Where Does Local Government Revenue Come From Now?
Online Appendix to the Rethinking Revenue Phase 1 Report
All data in this section is drawn from the Urban Institute’s “State and Local Finance Data: Exploring the Census of Governments” tool. This tool is based on the Census of Governments State and Local Finance series, which comes from the U.S. Census Bureau.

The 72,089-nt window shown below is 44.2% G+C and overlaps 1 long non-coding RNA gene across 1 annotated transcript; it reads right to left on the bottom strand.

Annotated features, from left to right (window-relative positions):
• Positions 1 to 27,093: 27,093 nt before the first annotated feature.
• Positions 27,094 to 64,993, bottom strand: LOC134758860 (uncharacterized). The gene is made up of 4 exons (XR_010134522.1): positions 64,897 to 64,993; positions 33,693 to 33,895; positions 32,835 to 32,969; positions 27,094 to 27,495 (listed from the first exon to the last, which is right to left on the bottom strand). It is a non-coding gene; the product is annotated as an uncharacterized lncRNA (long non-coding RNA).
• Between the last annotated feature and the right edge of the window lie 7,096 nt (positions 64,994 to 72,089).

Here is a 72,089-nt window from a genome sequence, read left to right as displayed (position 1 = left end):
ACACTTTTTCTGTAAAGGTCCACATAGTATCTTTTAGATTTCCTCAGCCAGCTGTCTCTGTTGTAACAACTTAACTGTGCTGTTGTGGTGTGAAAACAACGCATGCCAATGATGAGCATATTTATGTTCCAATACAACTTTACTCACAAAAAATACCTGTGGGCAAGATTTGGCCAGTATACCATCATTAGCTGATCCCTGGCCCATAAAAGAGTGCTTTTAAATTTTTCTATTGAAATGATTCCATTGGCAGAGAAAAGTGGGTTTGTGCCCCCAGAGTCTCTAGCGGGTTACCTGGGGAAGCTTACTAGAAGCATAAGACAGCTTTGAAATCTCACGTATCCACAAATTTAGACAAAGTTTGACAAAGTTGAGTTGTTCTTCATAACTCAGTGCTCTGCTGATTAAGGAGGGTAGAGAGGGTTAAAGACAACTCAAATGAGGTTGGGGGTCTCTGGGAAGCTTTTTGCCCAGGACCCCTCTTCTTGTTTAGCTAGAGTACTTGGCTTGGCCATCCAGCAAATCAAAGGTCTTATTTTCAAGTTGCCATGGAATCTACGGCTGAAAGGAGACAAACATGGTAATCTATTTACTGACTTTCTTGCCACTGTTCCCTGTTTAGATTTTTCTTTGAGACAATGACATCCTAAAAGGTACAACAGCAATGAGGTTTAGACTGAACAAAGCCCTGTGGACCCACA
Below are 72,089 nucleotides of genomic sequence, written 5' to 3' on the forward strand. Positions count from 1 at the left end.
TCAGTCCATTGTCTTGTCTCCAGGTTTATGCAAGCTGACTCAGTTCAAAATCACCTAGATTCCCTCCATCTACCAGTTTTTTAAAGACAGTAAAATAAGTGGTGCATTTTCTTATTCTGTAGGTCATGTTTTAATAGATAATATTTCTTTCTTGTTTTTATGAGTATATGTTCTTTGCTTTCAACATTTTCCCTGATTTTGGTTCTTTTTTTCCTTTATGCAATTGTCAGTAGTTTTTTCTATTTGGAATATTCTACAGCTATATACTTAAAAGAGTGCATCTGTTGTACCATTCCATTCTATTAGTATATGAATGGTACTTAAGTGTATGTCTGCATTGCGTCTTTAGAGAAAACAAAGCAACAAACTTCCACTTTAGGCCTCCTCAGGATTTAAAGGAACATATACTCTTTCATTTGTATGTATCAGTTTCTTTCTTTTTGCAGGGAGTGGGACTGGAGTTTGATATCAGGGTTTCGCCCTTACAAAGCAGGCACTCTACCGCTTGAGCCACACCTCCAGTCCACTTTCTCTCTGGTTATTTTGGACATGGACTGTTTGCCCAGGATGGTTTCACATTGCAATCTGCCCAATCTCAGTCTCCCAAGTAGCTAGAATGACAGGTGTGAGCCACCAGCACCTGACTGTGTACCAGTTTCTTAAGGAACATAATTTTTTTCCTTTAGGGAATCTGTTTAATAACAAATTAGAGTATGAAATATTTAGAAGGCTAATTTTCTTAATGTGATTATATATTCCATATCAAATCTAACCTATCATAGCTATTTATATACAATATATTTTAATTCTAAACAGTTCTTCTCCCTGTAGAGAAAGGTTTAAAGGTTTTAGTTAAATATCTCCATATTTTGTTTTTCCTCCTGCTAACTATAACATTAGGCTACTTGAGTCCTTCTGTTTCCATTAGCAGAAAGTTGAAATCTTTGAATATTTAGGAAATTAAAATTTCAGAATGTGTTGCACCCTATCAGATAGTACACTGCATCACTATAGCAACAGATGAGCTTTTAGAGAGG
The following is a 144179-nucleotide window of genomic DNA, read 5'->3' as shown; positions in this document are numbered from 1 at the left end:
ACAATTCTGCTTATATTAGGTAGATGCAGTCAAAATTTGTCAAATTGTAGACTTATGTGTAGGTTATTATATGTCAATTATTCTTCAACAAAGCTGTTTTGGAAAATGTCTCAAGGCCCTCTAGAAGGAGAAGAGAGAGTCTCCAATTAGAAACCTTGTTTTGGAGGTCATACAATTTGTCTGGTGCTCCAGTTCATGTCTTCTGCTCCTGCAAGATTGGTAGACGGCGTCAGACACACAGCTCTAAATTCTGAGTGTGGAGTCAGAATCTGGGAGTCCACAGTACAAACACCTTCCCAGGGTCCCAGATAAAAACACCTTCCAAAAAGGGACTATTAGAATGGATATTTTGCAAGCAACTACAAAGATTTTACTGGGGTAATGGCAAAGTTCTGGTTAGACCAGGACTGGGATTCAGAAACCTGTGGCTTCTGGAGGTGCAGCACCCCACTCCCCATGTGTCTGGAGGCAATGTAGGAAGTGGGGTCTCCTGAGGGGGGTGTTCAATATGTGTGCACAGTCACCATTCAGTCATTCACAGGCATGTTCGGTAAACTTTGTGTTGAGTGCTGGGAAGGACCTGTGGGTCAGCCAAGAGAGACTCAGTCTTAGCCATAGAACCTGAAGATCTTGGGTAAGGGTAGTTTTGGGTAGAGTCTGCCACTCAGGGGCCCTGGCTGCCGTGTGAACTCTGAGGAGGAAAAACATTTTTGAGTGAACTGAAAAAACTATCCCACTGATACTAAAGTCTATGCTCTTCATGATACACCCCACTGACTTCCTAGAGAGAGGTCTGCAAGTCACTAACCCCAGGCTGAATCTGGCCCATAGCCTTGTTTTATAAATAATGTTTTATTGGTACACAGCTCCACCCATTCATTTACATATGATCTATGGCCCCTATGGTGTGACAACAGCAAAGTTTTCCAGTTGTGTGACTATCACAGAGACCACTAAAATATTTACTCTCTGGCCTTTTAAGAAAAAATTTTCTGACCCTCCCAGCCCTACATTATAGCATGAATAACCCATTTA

First, it is important to understand that the answer to this question varies from state to state and between types of governments (cities, counties, schools, etc.). Let’s examine local government “general” revenues. General revenue pays for general services like public safety and some public works. It excludes other services like utilities that have their own funding sources. It might also exclude revenues that are restricted for specific purposes. An example might be a gas tax that can only be used for roadwork. We are focusing on general revenue because that revenue is the most flexible for meeting the changing service demands that local governments face, and that revenue makes up a large portion, if not the majority, of almost all local government budgets. Exhibit 1 summarizes the results across all 50 states for cities, counties, and schools. We see that cities and counties are not radically different, though counties have a notably higher reliance on intergovernmental revenue and somewhat higher reliance on property taxes and lower reliance on sales taxes. Schools are much different, with a greater reliance on property taxes and intergovernmental revenue than either cities or counties.